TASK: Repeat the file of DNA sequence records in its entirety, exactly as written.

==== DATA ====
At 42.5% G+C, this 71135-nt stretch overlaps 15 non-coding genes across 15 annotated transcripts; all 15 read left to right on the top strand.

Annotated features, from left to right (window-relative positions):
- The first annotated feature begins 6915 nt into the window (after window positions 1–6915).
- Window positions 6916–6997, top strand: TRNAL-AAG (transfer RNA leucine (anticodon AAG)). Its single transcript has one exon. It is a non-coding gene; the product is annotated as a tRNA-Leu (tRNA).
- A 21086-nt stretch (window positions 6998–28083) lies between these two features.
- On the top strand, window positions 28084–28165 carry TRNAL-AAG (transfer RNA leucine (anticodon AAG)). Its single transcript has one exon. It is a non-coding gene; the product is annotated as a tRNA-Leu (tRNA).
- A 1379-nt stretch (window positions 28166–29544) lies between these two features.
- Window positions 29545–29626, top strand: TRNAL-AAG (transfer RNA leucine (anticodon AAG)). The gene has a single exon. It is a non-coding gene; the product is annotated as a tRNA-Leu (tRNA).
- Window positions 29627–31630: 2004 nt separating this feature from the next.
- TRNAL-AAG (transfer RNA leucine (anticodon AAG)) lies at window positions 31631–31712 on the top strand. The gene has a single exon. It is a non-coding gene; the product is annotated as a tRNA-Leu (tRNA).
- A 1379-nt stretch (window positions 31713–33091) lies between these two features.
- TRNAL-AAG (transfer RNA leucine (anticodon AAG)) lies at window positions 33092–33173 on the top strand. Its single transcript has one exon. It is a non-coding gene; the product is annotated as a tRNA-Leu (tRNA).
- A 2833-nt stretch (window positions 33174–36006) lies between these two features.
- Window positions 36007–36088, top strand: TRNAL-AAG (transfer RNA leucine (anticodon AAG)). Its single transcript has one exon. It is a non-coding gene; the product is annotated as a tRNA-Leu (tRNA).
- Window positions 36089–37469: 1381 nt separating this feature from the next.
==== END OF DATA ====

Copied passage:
At 42.5% G+C, this 71135-nt stretch overlaps 15 non-coding genes across 15 annotated transcripts; all 15 read left to right on the top strand.

Annotated features, from left to right (window-relative positions):
- The first annotated feature begins 6915 nt into the window (after window positions 1–6915).
- Window positions 6916–6997, top strand: TRNAL-AAG (transfer RNA leucine (anticodon AAG)). Its single transcript has one exon. It is a non-coding gene; the product is annotated as a tRNA-Leu (tRNA).
- A 21086-nt stretch (window positions 6998–28083) lies between these two features.
- On the top strand, window positions 28084–28165 carry TRNAL-AAG (transfer RNA leucine (anticodon AAG)). Its single transcript has one exon. It is a non-coding gene; the product is annotated as a tRNA-Leu (tRNA).
- A 1379-nt stretch (window positions 28166–29544) lies between these two features.
- Window positions 29545–29626, top strand: TRNAL-AAG (transfer RNA leucine (anticodon AAG)). The gene has a single exon. It is a non-coding gene; the product is annotated as a tRNA-Leu (tRNA).
- Window positions 29627–31630: 2004 nt separating this feature from the next.
- TRNAL-AAG (transfer RNA leucine (anticodon AAG)) lies at window positions 31631–31712 on the top strand. The gene has a single exon. It is a non-coding gene; the product is annotated as a tRNA-Leu (tRNA).
- A 1379-nt stretch (window positions 31713–33091) lies between these two features.
- TRNAL-AAG (transfer RNA leucine (anticodon AAG)) lies at window positions 33092–33173 on the top strand. Its single transcript has one exon. It is a non-coding gene; the product is annotated as a tRNA-Leu (tRNA).
- A 2833-nt stretch (window positions 33174–36006) lies between these two features.
- Window positions 36007–36088, top strand: TRNAL-AAG (transfer RNA leucine (anticodon AAG)). Its single transcript has one exon. It is a non-coding gene; the product is annotated as a tRNA-Leu (tRNA).
- Window positions 36089–37469: 1381 nt separating this feature from the next.